Monday, July 29, 2019

1992 - Grim’s Fame Goes Round and Round

Bobby Grim

Rock Rapids, Iowa (July 29, 1992) - There is a little town in central Iowa where some would argue the bravest athletes in the world are honored.

Each August this town of 8,000 people quadruples in size with anticipation for one of the greatest spectacles in sports. The Knoxville Sprint Car Nationals are a site. To put this event into words is a reach; but I’ll try and do it justice.

It is four of the hottest, muggiest, fastest, muddiest, dirtiest, rainiest, most exhilarating days you could ever imagine. Many wouldn't miss it for the world; and once you’ve been there to see the spectacle, it's hard to walk away from ever again.

When you step on the grounds of the Marion County Fairgrounds in Knoxville, you are immediately engulfed with every form of souvenir salesman around. They sell gads of T-shirts and memorabilia because sometimes, yes even Knoxville, the four days can get kind of.... well, long.

But now the newest toy for sprint car fans is the National Sprint Car Hall of Fame and Museum which graces the second turn at the fabled track. It’s not a hall of fame for Knoxville; but instead it's a hall of fame for the entire nation’s history of sprint car racing because Knoxville is this sports’ temple.

It is a miniature Indianapolis Hall of Fame. It’s that neat. It’s filled with old restored sprint cars that have won big races and have a rich history behind them. Tons of photos, old racing uniforms, helmets, trophies and memorabilia grace the four story structure, which houses V.I.P. suites on the top two floors.

And, each year the Hall of Fame inducts famous sprint car figures from the past into the hallowed halls of the Cooperstown of sprint car racing.

Names such as A. J. Foyt, Jan Opperman, Pancho Carter, Louis Chevrolet, Emory Collins of Le Mars and Gus Schrader of Cedar Rapids are already enshrined in the halls at

This year, a driver was inducted into the Hall of fame who used to tear up Rapid Speedway soil back in the 1950's.

Bobby Grim, of Indianapolis, was welcomed into the Hall of Fame because of his accomplishments in sprint car racing from 1946-1971. He won the IMCA circuit point championship four straight years from 1955-58.

He even qualified for the Indianapolis 500 for nine straight years from 1959 to 1967. He was the rookie of the year in 1959 driving the Sumar Special car owned by Chapman Root. It was the same car Pat O'Connor was killed in the year before at the 500 on the opening lap. Rookie of the year at the “Greatest Spectacle in Racing” is only shared by an elite few.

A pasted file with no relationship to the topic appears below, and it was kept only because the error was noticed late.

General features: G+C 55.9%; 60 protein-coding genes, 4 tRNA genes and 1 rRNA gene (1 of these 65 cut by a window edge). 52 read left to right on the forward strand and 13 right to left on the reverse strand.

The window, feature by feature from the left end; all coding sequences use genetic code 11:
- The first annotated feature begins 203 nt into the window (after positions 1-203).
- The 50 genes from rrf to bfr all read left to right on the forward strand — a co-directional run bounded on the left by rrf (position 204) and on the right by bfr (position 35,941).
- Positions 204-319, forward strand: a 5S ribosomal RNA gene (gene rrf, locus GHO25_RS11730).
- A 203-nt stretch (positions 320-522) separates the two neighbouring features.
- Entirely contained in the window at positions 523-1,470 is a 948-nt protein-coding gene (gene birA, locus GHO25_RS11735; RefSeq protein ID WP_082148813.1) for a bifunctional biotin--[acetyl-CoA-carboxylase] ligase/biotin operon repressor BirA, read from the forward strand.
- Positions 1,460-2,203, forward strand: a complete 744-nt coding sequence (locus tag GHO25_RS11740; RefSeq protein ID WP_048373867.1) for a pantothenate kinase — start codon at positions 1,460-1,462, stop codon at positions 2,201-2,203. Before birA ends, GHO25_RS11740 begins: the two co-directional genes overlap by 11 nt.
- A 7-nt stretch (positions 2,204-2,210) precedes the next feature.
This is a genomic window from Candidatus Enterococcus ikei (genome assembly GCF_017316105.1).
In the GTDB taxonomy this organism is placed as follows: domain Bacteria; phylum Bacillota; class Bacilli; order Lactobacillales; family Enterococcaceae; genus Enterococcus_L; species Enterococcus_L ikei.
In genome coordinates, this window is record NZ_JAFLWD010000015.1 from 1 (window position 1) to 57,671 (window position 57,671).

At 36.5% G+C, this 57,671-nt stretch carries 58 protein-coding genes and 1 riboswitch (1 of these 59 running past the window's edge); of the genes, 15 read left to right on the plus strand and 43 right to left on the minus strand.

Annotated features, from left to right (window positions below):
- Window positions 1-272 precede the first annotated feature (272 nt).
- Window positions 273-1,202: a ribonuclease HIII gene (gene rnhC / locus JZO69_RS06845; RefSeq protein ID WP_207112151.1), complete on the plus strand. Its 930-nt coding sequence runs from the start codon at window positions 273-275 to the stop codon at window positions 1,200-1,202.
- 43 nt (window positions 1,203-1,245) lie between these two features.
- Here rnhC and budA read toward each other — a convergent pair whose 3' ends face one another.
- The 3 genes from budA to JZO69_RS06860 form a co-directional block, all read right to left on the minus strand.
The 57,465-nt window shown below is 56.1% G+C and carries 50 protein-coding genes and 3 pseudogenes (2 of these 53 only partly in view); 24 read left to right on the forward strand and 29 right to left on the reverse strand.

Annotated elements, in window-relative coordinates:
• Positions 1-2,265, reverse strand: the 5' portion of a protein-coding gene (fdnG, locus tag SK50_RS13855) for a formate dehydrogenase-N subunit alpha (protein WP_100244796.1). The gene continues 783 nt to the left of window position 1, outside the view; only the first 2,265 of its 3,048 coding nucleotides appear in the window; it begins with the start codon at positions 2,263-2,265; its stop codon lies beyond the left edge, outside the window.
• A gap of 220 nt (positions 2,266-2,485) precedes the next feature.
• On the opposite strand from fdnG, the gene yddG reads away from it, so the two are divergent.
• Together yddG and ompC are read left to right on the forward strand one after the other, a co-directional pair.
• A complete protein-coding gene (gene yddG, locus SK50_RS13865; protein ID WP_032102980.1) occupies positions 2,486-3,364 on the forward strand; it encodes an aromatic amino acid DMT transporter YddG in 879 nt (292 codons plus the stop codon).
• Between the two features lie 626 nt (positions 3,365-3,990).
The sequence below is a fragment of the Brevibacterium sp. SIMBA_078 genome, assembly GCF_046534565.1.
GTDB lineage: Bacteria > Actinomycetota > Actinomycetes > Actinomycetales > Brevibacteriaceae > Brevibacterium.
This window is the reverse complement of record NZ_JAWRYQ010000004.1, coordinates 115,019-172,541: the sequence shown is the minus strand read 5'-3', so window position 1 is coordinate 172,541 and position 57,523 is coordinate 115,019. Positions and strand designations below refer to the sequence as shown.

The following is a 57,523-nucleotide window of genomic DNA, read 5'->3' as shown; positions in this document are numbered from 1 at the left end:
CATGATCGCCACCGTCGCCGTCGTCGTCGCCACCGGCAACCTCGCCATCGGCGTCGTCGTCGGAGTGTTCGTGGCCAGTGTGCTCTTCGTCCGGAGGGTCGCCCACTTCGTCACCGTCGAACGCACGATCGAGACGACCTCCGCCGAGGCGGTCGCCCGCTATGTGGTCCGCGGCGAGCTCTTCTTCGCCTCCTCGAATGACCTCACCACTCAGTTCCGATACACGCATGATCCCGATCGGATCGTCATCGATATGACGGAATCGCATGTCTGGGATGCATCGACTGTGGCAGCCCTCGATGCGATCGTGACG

The award was established in 1952, and because of co-rookie of the year honors in 1961 and 88, there have been only 42 honored since the race began in 1911.

Grim stands with some pretty tall timber with that honor. Former rookie of the year drivers include Parnelli Jones, Mario Andretti, Bill Vukovich, Rick Mears, Michael Andretti and the Dutchman from Holland, Arie Luyendyk in 1985.

The IMCA circuit that Grim dominated for four years was called the circuit of travelers as the group toured to various sites around the country, very similar to the World of Outlaw circuit of today.

There were no Knoxville Nationals or Kings Royal races in sprint car racing in the 1950's like there are now that pay $50,000 to win.

Instead, the big race in Grim’s time was the Hawkeye Futurity which was held in Des Moines at the Iowa State Fairgrounds each summer. Grim finished second in the “big car” dirt race in 1955 and ’56 and won it in ‘57 and ‘58.

He raced at Rapid Speedway only a couple of times in the 50s when he was tearing the IMCA circuit to shreds. His last appearance was Tuesday, September 9, 1958 when he won the 20-lap feature event on the then, Lyon County Fairground half-miler, and now he is celebrated among the best in Knoxville’s hallowed halls.

 “It was a great honor. I hoped the Hall of fame would recognize me,” Grim said from his Indianapolis home. “A lot of moments stand out but that is definitely one of the highlights, absolutely.”

Racing for 25 years would include a lot of great moments but Grim says he never thought about quitting the sometimes dangerous sport.

“You can’t let getting upside down bother you,” he said.

Grim raced one of the most famous cars in this sport’s past. The Bardahl Black Deuce owned by Hector Honore and built by Hiram Hillegas, the Bob Trostle of today, was built for Grim in 1953 and he drove it until 1958 before he raced for the United States Auto Club (USAC). The car was later driven by many famous drivers thereafter including Pete Folse.

It was the first sprint car with a major sponsor on the side of it as the “Bardahl” of the Black Deuce was the STP motor oil of today.

The Black Deuce now shines in the Hall of Fame in Knoxville like a work of art on display.
The money wasn’t like it is now in sprint car racing when Grim chewed up the dirt tracks across the nation. In his time; the drivers put their lives on the line for less than $1,000 a race. It was guys like him that paved the way for the success the sport has today.

The grit, determination and love for the rush of pitching a four wheeled monster into a high-banked muddy turn is what drove drivers like Grim.

Now we all have the chance to take a step back into history and see a glimpse of what this dirt track legend has done at the National Hall of Fame and Museum in Knoxville.

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